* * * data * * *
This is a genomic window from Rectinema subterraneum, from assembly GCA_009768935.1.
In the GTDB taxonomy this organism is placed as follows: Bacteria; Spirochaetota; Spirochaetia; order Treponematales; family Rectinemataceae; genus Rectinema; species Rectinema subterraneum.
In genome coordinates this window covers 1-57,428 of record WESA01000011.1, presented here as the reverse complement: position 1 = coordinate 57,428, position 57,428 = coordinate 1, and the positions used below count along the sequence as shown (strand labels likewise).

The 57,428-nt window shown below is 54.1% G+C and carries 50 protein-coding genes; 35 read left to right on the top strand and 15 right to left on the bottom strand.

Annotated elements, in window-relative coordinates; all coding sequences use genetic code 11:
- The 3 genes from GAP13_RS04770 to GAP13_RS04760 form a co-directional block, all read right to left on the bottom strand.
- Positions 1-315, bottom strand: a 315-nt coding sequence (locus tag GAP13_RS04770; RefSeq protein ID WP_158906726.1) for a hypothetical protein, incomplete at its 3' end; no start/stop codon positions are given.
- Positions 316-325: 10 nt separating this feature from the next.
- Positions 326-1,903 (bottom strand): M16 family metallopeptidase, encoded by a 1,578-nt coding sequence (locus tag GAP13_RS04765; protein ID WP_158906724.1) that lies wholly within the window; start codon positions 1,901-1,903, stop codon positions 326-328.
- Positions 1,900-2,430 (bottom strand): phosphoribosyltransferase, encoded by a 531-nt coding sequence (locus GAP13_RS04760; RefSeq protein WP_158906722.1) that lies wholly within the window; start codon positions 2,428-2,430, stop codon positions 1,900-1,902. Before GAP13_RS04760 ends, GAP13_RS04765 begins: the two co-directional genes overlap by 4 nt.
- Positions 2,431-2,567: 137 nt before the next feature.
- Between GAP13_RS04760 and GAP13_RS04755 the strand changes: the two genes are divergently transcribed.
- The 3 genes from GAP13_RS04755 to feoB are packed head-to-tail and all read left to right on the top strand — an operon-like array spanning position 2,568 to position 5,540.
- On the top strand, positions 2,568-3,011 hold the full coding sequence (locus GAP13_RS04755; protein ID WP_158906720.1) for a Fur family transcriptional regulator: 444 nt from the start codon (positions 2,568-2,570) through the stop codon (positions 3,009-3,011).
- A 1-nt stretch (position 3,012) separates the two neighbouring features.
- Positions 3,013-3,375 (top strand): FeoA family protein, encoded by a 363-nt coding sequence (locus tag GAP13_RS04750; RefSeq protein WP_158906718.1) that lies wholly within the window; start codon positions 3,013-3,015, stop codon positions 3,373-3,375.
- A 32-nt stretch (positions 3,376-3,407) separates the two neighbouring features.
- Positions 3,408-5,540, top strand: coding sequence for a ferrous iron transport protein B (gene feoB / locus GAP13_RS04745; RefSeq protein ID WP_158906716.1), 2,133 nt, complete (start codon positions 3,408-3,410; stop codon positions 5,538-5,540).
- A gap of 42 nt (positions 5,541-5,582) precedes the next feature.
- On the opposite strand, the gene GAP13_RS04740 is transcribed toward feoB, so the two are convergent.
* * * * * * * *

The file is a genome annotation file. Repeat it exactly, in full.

This is a genomic window from Rectinema subterraneum, from assembly GCA_009768935.1.
In the GTDB taxonomy this organism is placed as follows: Bacteria; Spirochaetota; Spirochaetia; order Treponematales; family Rectinemataceae; genus Rectinema; species Rectinema subterraneum.
In genome coordinates this window covers 1-57,428 of record WESA01000011.1, presented here as the reverse complement: position 1 = coordinate 57,428, position 57,428 = coordinate 1, and the positions used below count along the sequence as shown (strand labels likewise).

The 57,428-nt window shown below is 54.1% G+C and carries 50 protein-coding genes; 35 read left to right on the top strand and 15 right to left on the bottom strand.

Annotated elements, in window-relative coordinates; all coding sequences use genetic code 11:
- The 3 genes from GAP13_RS04770 to GAP13_RS04760 form a co-directional block, all read right to left on the bottom strand.
- Positions 1-315, bottom strand: a 315-nt coding sequence (locus tag GAP13_RS04770; RefSeq protein ID WP_158906726.1) for a hypothetical protein, incomplete at its 3' end; no start/stop codon positions are given.
- Positions 316-325: 10 nt separating this feature from the next.
- Positions 326-1,903 (bottom strand): M16 family metallopeptidase, encoded by a 1,578-nt coding sequence (locus tag GAP13_RS04765; protein ID WP_158906724.1) that lies wholly within the window; start codon positions 1,901-1,903, stop codon positions 326-328.
- Positions 1,900-2,430 (bottom strand): phosphoribosyltransferase, encoded by a 531-nt coding sequence (locus GAP13_RS04760; RefSeq protein WP_158906722.1) that lies wholly within the window; start codon positions 2,428-2,430, stop codon positions 1,900-1,902. Before GAP13_RS04760 ends, GAP13_RS04765 begins: the two co-directional genes overlap by 4 nt.
- Positions 2,431-2,567: 137 nt before the next feature.
- Between GAP13_RS04760 and GAP13_RS04755 the strand changes: the two genes are divergently transcribed.
- The 3 genes from GAP13_RS04755 to feoB are packed head-to-tail and all read left to right on the top strand — an operon-like array spanning position 2,568 to position 5,540.
- On the top strand, positions 2,568-3,011 hold the full coding sequence (locus GAP13_RS04755; protein ID WP_158906720.1) for a Fur family transcriptional regulator: 444 nt from the start codon (positions 2,568-2,570) through the stop codon (positions 3,009-3,011).
- A 1-nt stretch (position 3,012) separates the two neighbouring features.
- Positions 3,013-3,375 (top strand): FeoA family protein, encoded by a 363-nt coding sequence (locus tag GAP13_RS04750; RefSeq protein WP_158906718.1) that lies wholly within the window; start codon positions 3,013-3,015, stop codon positions 3,373-3,375.
- A 32-nt stretch (positions 3,376-3,407) separates the two neighbouring features.
- Positions 3,408-5,540, top strand: coding sequence for a ferrous iron transport protein B (gene feoB / locus GAP13_RS04745; RefSeq protein ID WP_158906716.1), 2,133 nt, complete (start codon positions 3,408-3,410; stop codon positions 5,538-5,540).
- A gap of 42 nt (positions 5,541-5,582) precedes the next feature.
- On the opposite strand, the gene GAP13_RS04740 is transcribed toward feoB, so the two are convergent.